Southeast Asian aerospace takes off on back of budget airlines

Southeast Asia is building a reputation as a producer of aircraft components, parlaying jet demand from the region's low-cost carriers. The region as a whole made the equivalent of USD 14 billion in aircraft parts and related services in 2018 and is expected to become an even bigger player as global supply chains shift toward the region.

Nikkei Asian Review | 8 July 2019

The high price of beaking up global supply chains

The news that Apple is asking suppliers to evaluate diversifying their production capacity out of China signals a major shift in how we will be thinking about the globalization of manufacturing in the years ahead. It marks the beginning of a much more regionalized world in which the companies running production supply chains will have to factor in international politics to a much greater degree than before, and not just the cost, speed, and efficiency with which things can be made in a particular country.

Nikkei Asian Review | 2 July 2019

Apple weighs 15% – 30% capacity shift out of China amid trade war

Apple has asked its major suppliers to evaluate the cost implications of shifting 15% to 30% of their production capacity from China to Southeast Asia as it prepares for a fundamental restructuring of its supply chain. This has been triggered by the protracted trade tensions between Washington and Beijing. But even if the spat is resolved, Apple has decided that the risks of relying heavily on manufacturing in China are too great.

Nikkei Asian Review | 19 June 2019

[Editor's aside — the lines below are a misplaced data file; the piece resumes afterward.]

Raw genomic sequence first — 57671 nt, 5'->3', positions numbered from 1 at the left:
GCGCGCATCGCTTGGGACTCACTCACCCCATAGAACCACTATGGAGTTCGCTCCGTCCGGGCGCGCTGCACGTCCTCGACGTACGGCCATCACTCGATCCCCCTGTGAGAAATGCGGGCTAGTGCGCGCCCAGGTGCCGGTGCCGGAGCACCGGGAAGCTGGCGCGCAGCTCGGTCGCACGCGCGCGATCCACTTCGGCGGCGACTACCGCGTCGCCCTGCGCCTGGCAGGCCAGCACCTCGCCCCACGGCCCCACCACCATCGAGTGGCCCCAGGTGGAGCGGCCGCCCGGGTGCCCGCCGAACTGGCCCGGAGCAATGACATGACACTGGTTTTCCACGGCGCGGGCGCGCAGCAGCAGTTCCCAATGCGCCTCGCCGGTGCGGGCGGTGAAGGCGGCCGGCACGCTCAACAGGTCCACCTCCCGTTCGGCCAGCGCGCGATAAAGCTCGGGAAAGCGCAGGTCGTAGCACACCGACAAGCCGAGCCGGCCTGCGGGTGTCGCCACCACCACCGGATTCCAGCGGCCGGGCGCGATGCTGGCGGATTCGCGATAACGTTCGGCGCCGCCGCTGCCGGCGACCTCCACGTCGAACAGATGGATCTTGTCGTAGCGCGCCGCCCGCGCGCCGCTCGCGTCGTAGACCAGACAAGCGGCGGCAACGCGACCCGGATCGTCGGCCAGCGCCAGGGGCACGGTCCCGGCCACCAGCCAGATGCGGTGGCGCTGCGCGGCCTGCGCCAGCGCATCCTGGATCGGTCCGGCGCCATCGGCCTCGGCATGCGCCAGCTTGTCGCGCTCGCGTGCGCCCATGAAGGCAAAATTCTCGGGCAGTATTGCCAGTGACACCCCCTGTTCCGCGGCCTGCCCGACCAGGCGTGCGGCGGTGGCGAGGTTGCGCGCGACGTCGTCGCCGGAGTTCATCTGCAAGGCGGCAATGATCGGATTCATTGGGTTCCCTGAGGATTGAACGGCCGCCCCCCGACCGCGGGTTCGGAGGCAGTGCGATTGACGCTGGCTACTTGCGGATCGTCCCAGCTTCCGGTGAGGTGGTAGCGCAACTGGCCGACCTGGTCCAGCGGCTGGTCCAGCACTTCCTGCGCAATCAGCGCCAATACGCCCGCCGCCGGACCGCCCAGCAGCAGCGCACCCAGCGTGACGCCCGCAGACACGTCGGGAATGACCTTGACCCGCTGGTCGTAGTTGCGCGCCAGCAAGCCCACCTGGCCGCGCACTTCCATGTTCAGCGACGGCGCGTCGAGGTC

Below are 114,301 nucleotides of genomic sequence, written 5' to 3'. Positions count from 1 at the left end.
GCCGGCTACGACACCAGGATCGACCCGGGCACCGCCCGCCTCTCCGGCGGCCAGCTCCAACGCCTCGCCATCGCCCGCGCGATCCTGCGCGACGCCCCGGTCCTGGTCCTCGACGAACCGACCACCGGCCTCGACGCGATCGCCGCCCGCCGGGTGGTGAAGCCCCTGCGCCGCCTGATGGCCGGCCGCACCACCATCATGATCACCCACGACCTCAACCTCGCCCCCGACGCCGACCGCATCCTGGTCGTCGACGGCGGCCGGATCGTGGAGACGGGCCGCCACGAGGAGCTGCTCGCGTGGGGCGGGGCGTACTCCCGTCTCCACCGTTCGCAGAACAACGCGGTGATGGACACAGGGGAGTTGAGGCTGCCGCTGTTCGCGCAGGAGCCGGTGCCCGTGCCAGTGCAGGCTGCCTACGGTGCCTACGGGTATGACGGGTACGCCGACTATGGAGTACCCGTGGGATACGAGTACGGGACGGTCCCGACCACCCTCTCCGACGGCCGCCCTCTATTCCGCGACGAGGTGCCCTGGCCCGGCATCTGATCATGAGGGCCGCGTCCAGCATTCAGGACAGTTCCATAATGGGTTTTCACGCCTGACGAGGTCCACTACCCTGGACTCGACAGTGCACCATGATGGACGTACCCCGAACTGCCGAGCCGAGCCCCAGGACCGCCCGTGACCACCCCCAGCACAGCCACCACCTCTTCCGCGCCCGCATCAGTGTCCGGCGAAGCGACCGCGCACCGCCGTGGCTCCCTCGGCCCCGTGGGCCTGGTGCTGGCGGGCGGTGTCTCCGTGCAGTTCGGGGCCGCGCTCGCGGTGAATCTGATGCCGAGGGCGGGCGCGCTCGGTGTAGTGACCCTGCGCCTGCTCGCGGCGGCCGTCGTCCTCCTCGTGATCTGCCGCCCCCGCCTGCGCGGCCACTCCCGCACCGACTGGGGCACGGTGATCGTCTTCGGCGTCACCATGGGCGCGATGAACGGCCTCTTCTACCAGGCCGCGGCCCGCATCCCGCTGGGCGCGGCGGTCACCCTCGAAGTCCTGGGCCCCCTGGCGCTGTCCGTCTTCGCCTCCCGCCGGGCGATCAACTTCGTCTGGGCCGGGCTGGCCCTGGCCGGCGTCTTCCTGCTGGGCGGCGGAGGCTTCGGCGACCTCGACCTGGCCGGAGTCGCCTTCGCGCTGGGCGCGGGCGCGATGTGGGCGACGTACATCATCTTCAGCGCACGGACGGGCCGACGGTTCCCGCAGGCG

Trump's trade war is making Mexico great

If high tariffs persuade manufacturers to leave China, they won’t move to the United States. Mexico in particular stands to gain because it is easier and cheaper for U.S. companies to relocate manufacturing there than to build new factories elsewhere for the kind of goods now produced in China. Mexico has the infrastructure from years of trading under the North American Free Trade Agreement, as well as ease of transport to and from the United States.


"Made in China" is still a key link in global value chain

According to a recent study by HSBC, "There is little evidence of a systemic spike in the number of firms shifting production away from China in the wake of the trade dispute". Some companies are looking to set up export manufacturing capacity elsewhere, but for most, the advantages of "Made in China" outweigh the risks. With a globally competitive supply chain eco-system, growing domestic consumption and an optimized business environment, China will continue to appeal to investors worldwide.

Global Times | 29 April 2019

Private-label products shed low-quality image in China

Private-label products are proliferating in China as their quality improves, and they are increasingly seen as delivering good value. In the past, many domestic products were unpopular in China because they were seen as shoddy. Imports, by contrast, though more expensive, were seen as top notch. But the era of blind loyalty to foreign brands is ending as consumers begin to notice that Chinese companies, too, can make fine products.